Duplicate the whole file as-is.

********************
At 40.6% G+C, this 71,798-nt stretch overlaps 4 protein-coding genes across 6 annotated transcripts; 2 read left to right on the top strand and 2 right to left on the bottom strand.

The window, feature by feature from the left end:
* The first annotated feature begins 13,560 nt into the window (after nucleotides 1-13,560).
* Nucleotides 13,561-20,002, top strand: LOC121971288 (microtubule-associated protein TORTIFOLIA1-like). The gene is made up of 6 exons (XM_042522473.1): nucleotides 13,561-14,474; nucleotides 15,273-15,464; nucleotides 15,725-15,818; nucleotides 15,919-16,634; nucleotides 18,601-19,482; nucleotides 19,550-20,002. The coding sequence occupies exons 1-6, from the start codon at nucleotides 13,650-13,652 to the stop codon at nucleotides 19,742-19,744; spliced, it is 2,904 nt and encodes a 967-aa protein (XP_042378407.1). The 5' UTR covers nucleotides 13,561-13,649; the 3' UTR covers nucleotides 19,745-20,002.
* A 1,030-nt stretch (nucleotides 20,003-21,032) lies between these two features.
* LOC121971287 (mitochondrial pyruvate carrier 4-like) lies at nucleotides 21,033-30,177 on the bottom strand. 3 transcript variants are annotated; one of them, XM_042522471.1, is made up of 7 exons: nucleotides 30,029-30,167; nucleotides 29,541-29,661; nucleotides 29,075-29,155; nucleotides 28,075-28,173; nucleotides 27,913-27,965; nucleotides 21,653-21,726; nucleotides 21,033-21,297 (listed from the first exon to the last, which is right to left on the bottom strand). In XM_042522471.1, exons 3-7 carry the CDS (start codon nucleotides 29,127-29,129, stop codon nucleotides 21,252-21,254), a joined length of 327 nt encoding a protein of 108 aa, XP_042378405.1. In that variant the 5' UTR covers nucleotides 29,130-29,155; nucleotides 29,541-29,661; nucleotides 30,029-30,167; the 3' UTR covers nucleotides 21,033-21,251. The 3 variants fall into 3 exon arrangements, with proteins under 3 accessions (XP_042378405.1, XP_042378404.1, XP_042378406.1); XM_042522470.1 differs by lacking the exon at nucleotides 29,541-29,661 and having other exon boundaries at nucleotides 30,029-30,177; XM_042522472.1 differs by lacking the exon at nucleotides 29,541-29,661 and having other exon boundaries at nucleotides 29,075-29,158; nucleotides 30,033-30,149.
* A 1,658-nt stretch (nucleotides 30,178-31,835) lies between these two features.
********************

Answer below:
At 40.6% G+C, this 71,798-nt stretch overlaps 4 protein-coding genes across 6 annotated transcripts; 2 read left to right on the top strand and 2 right to left on the bottom strand.

The window, feature by feature from the left end:
* The first annotated feature begins 13,560 nt into the window (after nucleotides 1-13,560).
* Nucleotides 13,561-20,002, top strand: LOC121971288 (microtubule-associated protein TORTIFOLIA1-like). The gene is made up of 6 exons (XM_042522473.1): nucleotides 13,561-14,474; nucleotides 15,273-15,464; nucleotides 15,725-15,818; nucleotides 15,919-16,634; nucleotides 18,601-19,482; nucleotides 19,550-20,002. The coding sequence occupies exons 1-6, from the start codon at nucleotides 13,650-13,652 to the stop codon at nucleotides 19,742-19,744; spliced, it is 2,904 nt and encodes a 967-aa protein (XP_042378407.1). The 5' UTR covers nucleotides 13,561-13,649; the 3' UTR covers nucleotides 19,745-20,002.
* A 1,030-nt stretch (nucleotides 20,003-21,032) lies between these two features.
* LOC121971287 (mitochondrial pyruvate carrier 4-like) lies at nucleotides 21,033-30,177 on the bottom strand. 3 transcript variants are annotated; one of them, XM_042522471.1, is made up of 7 exons: nucleotides 30,029-30,167; nucleotides 29,541-29,661; nucleotides 29,075-29,155; nucleotides 28,075-28,173; nucleotides 27,913-27,965; nucleotides 21,653-21,726; nucleotides 21,033-21,297 (listed from the first exon to the last, which is right to left on the bottom strand). In XM_042522471.1, exons 3-7 carry the CDS (start codon nucleotides 29,127-29,129, stop codon nucleotides 21,252-21,254), a joined length of 327 nt encoding a protein of 108 aa, XP_042378405.1. In that variant the 5' UTR covers nucleotides 29,130-29,155; nucleotides 29,541-29,661; nucleotides 30,029-30,167; the 3' UTR covers nucleotides 21,033-21,251. The 3 variants fall into 3 exon arrangements, with proteins under 3 accessions (XP_042378405.1, XP_042378404.1, XP_042378406.1); XM_042522470.1 differs by lacking the exon at nucleotides 29,541-29,661 and having other exon boundaries at nucleotides 30,029-30,177; XM_042522472.1 differs by lacking the exon at nucleotides 29,541-29,661 and having other exon boundaries at nucleotides 29,075-29,158; nucleotides 30,033-30,149.
* A 1,658-nt stretch (nucleotides 30,178-31,835) lies between these two features.